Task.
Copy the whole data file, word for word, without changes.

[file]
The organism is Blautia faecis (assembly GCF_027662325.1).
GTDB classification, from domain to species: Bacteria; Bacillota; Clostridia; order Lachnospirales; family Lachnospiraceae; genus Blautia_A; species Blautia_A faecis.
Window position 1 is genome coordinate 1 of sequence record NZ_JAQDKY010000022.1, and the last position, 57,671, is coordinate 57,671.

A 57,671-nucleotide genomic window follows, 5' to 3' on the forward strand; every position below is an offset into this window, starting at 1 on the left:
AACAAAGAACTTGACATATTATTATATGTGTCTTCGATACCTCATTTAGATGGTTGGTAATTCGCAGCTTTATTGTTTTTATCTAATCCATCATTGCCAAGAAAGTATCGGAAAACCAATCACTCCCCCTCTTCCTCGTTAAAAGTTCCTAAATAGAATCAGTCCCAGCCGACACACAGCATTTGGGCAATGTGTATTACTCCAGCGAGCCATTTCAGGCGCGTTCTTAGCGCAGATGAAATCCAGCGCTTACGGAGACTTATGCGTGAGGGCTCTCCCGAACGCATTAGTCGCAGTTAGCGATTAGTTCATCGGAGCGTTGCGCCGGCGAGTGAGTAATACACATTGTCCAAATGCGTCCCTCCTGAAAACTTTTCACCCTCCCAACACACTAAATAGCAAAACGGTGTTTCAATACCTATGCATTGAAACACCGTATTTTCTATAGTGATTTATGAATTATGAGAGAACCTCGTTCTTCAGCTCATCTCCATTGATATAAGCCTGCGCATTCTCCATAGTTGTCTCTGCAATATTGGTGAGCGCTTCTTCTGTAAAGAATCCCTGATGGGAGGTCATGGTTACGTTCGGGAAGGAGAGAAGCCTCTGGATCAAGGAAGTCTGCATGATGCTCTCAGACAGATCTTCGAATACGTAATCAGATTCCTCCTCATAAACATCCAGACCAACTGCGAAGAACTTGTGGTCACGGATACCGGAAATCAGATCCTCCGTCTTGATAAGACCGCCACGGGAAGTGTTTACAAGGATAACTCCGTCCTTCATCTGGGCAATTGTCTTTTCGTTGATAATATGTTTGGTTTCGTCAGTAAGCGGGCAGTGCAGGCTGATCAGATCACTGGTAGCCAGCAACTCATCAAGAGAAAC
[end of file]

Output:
The organism is Blautia faecis (assembly GCF_027662325.1).
GTDB classification, from domain to species: Bacteria; Bacillota; Clostridia; order Lachnospirales; family Lachnospiraceae; genus Blautia_A; species Blautia_A faecis.
Window position 1 is genome coordinate 1 of sequence record NZ_JAQDKY010000022.1, and the last position, 57,671, is coordinate 57,671.

A 57,671-nucleotide genomic window follows, 5' to 3' on the forward strand; every position below is an offset into this window, starting at 1 on the left:
AACAAAGAACTTGACATATTATTATATGTGTCTTCGATACCTCATTTAGATGGTTGGTAATTCGCAGCTTTATTGTTTTTATCTAATCCATCATTGCCAAGAAAGTATCGGAAAACCAATCACTCCCCCTCTTCCTCGTTAAAAGTTCCTAAATAGAATCAGTCCCAGCCGACACACAGCATTTGGGCAATGTGTATTACTCCAGCGAGCCATTTCAGGCGCGTTCTTAGCGCAGATGAAATCCAGCGCTTACGGAGACTTATGCGTGAGGGCTCTCCCGAACGCATTAGTCGCAGTTAGCGATTAGTTCATCGGAGCGTTGCGCCGGCGAGTGAGTAATACACATTGTCCAAATGCGTCCCTCCTGAAAACTTTTCACCCTCCCAACACACTAAATAGCAAAACGGTGTTTCAATACCTATGCATTGAAACACCGTATTTTCTATAGTGATTTATGAATTATGAGAGAACCTCGTTCTTCAGCTCATCTCCATTGATATAAGCCTGCGCATTCTCCATAGTTGTCTCTGCAATATTGGTGAGCGCTTCTTCTGTAAAGAATCCCTGATGGGAGGTCATGGTTACGTTCGGGAAGGAGAGAAGCCTCTGGATCAAGGAAGTCTGCATGATGCTCTCAGACAGATCTTCGAATACGTAATCAGATTCCTCCTCATAAACATCCAGACCAACTGCGAAGAACTTGTGGTCACGGATACCGGAAATCAGATCCTCCGTCTTGATAAGACCGCCACGGGAAGTGTTTACAAGGATAACTCCGTCCTTCATCTGGGCAATTGTCTTTTCGTTGATAATATGTTTGGTTTCGTCAGTAAGCGGGCAGTGCAGGCTGATCAGATCACTGGTAGCCAGCAACTCATCAAGAGAAAC